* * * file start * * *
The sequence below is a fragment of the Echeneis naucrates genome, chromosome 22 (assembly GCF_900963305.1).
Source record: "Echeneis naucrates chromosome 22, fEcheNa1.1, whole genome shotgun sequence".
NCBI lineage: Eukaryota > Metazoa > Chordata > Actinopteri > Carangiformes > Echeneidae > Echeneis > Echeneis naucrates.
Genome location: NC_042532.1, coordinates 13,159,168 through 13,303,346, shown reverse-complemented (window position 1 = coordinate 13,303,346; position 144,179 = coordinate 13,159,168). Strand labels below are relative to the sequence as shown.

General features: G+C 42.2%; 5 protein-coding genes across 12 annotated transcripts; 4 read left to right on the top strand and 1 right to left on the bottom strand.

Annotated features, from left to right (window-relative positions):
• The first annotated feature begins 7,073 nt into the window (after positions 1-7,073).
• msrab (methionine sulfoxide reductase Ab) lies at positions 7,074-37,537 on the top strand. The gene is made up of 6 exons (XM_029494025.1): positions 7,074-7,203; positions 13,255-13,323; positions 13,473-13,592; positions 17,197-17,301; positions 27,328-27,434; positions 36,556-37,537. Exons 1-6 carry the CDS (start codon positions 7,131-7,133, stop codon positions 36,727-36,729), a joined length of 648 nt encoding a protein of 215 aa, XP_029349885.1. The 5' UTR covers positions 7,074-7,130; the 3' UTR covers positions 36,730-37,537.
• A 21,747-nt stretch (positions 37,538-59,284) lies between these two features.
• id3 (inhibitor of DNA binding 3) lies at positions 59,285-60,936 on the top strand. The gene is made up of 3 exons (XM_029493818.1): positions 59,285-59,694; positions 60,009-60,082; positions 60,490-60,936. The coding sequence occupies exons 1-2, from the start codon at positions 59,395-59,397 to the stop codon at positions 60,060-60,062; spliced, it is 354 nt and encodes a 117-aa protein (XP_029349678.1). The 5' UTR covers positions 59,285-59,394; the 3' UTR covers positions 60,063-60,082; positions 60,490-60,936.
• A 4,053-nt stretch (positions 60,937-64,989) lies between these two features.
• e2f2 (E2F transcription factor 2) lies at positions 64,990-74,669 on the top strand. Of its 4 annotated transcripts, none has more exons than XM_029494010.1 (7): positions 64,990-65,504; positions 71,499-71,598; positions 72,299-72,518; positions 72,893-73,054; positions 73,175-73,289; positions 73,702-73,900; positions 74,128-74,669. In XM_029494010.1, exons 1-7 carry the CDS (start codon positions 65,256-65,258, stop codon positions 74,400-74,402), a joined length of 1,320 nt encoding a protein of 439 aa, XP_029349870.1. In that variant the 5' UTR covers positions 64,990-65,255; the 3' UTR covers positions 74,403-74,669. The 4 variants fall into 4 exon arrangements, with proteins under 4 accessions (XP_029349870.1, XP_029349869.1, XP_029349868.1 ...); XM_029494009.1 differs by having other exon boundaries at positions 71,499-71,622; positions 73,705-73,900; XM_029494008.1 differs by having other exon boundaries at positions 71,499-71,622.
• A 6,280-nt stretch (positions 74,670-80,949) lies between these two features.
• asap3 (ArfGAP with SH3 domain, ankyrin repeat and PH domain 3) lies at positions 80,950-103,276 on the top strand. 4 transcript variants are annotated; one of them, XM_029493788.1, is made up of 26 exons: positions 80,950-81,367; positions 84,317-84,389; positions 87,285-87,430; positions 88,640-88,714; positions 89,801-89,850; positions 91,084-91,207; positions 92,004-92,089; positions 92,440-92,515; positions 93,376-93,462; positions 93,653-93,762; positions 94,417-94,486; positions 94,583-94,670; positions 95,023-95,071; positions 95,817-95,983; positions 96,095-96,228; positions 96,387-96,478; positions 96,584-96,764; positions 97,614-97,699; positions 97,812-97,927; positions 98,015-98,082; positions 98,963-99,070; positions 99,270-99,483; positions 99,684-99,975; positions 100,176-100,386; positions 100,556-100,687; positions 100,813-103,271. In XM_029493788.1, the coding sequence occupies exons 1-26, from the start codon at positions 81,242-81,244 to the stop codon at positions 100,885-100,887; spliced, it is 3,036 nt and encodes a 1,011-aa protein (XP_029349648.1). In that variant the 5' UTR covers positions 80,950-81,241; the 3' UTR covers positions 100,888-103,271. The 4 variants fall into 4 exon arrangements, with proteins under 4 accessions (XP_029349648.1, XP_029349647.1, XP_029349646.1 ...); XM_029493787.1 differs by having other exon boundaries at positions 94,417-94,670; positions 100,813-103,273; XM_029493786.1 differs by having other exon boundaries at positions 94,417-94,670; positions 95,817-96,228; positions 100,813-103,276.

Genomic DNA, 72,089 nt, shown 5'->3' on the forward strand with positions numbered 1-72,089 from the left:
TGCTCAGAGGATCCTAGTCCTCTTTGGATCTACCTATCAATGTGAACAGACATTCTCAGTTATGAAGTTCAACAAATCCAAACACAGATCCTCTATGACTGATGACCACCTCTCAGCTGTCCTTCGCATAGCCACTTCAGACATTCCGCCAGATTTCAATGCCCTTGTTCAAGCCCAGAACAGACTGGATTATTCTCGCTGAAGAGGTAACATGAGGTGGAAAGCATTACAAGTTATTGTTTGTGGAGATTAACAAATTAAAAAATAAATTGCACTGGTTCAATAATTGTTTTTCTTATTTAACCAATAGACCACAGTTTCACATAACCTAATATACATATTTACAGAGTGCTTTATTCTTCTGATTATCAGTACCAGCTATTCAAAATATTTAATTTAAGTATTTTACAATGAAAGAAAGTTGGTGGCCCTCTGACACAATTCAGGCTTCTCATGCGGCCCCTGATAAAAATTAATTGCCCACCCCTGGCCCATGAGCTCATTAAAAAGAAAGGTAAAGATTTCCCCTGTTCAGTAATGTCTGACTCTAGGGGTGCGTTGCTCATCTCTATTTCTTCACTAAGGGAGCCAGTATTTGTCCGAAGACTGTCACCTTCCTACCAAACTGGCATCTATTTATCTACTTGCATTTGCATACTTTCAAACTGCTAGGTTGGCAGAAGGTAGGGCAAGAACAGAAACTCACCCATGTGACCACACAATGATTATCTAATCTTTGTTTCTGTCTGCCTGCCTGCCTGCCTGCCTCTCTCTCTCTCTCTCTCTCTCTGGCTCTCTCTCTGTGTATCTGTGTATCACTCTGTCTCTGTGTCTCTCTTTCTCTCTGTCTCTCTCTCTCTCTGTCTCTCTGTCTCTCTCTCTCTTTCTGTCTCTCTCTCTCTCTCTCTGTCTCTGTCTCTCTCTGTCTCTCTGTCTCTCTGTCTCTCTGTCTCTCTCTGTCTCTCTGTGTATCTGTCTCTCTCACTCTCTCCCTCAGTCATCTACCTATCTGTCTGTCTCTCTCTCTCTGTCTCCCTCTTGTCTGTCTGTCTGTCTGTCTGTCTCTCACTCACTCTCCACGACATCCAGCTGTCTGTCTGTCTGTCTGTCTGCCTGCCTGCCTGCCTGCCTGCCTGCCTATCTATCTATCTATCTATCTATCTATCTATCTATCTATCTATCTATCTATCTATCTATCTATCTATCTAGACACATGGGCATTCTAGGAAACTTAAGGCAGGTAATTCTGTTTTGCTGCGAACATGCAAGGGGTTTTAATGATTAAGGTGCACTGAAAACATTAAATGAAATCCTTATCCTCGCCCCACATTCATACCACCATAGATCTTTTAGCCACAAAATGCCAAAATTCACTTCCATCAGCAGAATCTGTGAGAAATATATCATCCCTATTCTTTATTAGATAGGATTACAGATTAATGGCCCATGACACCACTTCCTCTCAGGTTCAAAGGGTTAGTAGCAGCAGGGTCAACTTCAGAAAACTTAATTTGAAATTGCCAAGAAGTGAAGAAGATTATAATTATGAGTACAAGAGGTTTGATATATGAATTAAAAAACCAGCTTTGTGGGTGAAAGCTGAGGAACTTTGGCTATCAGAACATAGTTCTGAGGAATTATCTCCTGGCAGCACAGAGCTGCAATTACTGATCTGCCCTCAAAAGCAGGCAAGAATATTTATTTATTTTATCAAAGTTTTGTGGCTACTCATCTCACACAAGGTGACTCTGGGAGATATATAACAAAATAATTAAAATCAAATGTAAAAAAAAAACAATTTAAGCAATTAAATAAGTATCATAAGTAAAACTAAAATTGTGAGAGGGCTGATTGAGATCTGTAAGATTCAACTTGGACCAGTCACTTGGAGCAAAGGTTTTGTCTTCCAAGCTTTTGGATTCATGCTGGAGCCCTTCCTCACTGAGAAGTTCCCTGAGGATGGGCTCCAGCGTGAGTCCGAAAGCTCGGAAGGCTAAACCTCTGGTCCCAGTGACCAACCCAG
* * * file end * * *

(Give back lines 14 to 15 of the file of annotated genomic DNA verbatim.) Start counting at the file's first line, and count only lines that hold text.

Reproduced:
• asap3 (ArfGAP with SH3 domain, ankyrin repeat and PH domain 3) lies at positions 80,950-103,276 on the top strand. 4 transcript variants are annotated; one of them, XM_029493788.1, is made up of 26 exons: positions 80,950-81,367; positions 84,317-84,389; positions 87,285-87,430; positions 88,640-88,714; positions 89,801-89,850; positions 91,084-91,207; positions 92,004-92,089; positions 92,440-92,515; positions 93,376-93,462; positions 93,653-93,762; positions 94,417-94,486; positions 94,583-94,670; positions 95,023-95,071; positions 95,817-95,983; positions 96,095-96,228; positions 96,387-96,478; positions 96,584-96,764; positions 97,614-97,699; positions 97,812-97,927; positions 98,015-98,082; positions 98,963-99,070; positions 99,270-99,483; positions 99,684-99,975; positions 100,176-100,386; positions 100,556-100,687; positions 100,813-103,271. In XM_029493788.1, the coding sequence occupies exons 1-26, from the start codon at positions 81,242-81,244 to the stop codon at positions 100,885-100,887; spliced, it is 3,036 nt and encodes a 1,011-aa protein (XP_029349648.1). In that variant the 5' UTR covers positions 80,950-81,241; the 3' UTR covers positions 100,888-103,271. The 4 variants fall into 4 exon arrangements, with proteins under 4 accessions (XP_029349648.1, XP_029349647.1, XP_029349646.1 ...); XM_029493787.1 differs by having other exon boundaries at positions 94,417-94,670; positions 100,813-103,273; XM_029493786.1 differs by having other exon boundaries at positions 94,417-94,670; positions 95,817-96,228; positions 100,813-103,276.

Genomic DNA, 72,089 nt, shown 5'->3' on the forward strand with positions numbered 1-72,089 from the left: